Wednesday, May 16, 2012

DIY Hydraulic Hand Brake

Forced myself to wake up early two days ago and at the end of the day, this was the result..

A 5th gen Civic clutch master cylinder was chosen as the hand brake's cylinder. This was chosen simply because the fluid reservoir was separated from the MC.

An adapter was fabricated to allow the brake hard line to bolt to the clutch MC input where the reservoir line used to go.

The original handbrake cover has to go to make room for the hydraulic one. You need to keep the original cable operated handbrake if you want to keep the car as daily driver. Hydraulic handbrakes shouldn't be used as parking brake as the extended pressure would damage the seals prematurely. Here you can see that i designed the hydraulic lever to sit above the original lever. Be very careful when you drill the holes on your chassis for the brake lines access and mounting bolts. You don't want to damage any existing brake lines or even fuel lines with the drill bit.

Hydraulic handbrakes are basically clutch master cylinder placed somewhere along the rear brake line before the T-branch on the rear axle where the fluid gets distributed to the left and right drum brakes. The line from the front brake MC is plugged into the clutch reservoir line input and the MC's output gets plugged to the T-branch.

This is a comparison diagram of the original brake line plumbing vs hydraulic handbrake plumbing. Note the Female to Female flexible line (blue color). I used the flexible hose that goes to a clutch slave cylinder, commonly found on Toyotas. This was needed because i need to extend the original brake hard line with another 100cm hard brake line to reach the hand brake's MC. I could only find male-to-male brake lines so the female-to-female flexible line is needed.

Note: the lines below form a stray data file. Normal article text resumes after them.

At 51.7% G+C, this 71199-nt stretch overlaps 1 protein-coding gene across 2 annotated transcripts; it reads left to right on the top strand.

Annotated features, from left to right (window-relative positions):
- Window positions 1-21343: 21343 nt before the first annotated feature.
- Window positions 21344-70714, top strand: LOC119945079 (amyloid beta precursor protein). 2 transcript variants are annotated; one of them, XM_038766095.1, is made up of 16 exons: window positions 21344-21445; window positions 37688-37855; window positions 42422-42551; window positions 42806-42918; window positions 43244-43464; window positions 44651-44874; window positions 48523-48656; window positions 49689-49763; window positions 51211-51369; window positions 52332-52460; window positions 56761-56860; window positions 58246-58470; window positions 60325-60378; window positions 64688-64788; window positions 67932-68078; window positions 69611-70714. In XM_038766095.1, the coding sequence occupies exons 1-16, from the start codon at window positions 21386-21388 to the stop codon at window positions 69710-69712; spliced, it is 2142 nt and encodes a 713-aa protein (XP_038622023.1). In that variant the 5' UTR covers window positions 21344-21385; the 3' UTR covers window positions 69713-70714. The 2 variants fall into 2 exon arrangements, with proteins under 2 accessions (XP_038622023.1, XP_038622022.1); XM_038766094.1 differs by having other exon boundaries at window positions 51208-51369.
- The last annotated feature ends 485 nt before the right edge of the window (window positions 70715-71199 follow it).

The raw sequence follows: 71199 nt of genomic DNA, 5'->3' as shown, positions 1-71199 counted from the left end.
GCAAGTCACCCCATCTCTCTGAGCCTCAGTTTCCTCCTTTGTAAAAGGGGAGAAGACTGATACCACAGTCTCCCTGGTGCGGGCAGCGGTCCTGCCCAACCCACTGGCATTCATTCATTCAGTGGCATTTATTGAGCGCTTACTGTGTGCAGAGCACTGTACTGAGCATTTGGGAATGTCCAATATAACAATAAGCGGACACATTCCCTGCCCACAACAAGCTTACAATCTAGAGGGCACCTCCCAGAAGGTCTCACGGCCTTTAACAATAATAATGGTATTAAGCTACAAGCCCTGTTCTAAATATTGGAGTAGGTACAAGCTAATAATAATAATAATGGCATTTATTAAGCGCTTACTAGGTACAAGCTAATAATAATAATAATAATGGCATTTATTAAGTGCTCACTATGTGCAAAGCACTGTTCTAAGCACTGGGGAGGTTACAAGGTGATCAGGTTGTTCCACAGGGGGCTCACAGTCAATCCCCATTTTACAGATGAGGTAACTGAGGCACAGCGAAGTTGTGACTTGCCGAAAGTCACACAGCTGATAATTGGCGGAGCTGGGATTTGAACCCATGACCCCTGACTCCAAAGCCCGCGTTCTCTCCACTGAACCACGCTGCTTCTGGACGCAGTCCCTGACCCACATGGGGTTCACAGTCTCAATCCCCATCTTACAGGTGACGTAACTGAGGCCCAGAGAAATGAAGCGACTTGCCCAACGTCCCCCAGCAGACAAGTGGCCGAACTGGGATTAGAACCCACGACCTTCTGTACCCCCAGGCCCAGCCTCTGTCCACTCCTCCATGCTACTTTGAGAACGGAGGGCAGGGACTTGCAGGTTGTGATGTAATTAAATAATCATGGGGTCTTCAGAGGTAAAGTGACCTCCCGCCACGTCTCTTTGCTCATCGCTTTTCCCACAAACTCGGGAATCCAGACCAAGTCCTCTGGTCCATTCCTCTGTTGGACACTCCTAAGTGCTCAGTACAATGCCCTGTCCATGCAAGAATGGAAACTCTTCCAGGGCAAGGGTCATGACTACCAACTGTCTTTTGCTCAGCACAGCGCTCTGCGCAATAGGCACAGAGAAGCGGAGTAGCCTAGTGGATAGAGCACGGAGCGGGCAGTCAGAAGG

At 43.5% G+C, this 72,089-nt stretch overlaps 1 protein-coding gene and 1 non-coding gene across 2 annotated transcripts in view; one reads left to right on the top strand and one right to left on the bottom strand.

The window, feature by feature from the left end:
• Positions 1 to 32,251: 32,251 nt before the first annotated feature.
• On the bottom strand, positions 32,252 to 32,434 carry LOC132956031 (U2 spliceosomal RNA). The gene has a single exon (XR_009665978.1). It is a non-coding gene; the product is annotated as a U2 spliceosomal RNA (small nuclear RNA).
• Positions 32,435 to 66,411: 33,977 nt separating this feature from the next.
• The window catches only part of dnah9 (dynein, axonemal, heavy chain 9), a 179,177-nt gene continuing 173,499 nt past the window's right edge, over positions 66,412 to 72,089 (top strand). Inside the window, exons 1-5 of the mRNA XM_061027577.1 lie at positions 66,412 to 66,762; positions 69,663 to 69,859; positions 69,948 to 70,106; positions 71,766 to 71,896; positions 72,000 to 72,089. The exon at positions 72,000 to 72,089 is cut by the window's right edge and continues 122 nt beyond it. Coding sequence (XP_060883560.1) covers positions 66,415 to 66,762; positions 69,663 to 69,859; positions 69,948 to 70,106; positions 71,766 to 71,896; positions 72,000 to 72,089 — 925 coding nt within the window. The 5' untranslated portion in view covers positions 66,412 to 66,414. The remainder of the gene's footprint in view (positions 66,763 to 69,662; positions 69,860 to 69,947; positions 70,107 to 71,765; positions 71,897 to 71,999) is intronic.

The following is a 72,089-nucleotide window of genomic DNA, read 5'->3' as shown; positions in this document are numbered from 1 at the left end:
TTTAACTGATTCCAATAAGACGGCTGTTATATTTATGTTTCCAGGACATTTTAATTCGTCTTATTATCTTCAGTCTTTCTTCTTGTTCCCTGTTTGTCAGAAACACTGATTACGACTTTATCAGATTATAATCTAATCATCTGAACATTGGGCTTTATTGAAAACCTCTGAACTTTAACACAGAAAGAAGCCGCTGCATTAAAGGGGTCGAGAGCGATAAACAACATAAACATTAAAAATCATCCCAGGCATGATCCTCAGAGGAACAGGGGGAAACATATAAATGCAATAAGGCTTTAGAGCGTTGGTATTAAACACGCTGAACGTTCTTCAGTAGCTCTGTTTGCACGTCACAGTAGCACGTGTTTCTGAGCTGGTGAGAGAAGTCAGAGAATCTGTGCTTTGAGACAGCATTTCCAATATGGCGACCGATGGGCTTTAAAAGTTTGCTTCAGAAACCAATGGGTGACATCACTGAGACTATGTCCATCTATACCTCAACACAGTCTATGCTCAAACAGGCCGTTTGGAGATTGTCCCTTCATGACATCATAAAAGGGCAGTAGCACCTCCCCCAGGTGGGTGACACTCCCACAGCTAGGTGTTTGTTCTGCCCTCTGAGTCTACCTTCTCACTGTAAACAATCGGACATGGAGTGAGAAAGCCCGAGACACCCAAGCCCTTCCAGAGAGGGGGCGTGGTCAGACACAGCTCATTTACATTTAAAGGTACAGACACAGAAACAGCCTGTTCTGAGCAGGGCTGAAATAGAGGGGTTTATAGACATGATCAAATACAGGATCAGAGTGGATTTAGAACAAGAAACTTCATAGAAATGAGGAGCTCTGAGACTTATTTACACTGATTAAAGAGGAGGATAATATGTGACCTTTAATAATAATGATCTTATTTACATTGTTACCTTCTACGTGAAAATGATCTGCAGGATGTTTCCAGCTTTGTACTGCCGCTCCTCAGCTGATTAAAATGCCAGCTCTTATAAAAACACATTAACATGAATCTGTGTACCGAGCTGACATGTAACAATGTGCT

Bleeding the brake line after installation is done like normal brake fluid bleeding. You don't need to pull on the brake lever to help the bleeding process.

The HHB feels great as long as you bleed it properly. A quick yank on the lever will lock the rear wheels easily. Easier than locking with the stock cable e-brake. Best of all, you can adjust where you want the lever to be. I'm planning on extending the lever to end just next to my steering wheel, carefully avoiding the shifter. That way, reaching the HHB will be quick and effortless.


  1. Another great post, so how was the result, is there going to be part 2? Seem like the post ended in a rush or something.

  2. Haha good point. Didn't realize it until you pointed that out. I'm not much of a writer apparently. Post edited.

  3. Nah it's cool, still a great and USEFUL post.

    So just wanna re-assure, you mentioned that the hydraulic setup is not suitable for parking as it may cause damage to certain parts, so how do you park your car now? Do you still retain the old e-brake for that purpose? Or it's a sacrifice you have to bear with from now on?

  4. using it for parking (long period of pressure inside the master cylinder) will damage the rubber seals AND it won't retain the pressure for long. you may find your car sliding off your driveway if u do this.

    notice the pics above, i retain the old ebrake just below the hhb lever. no change done whatsoever to the old ebrake.

  5. Hi!
    Actually I don't have interest in automobile and related stuff but the way you have explained working and implementation of hydraulic breaks, it has really developed an interest. I am looking forward towards more such posts...
    Thumbs up!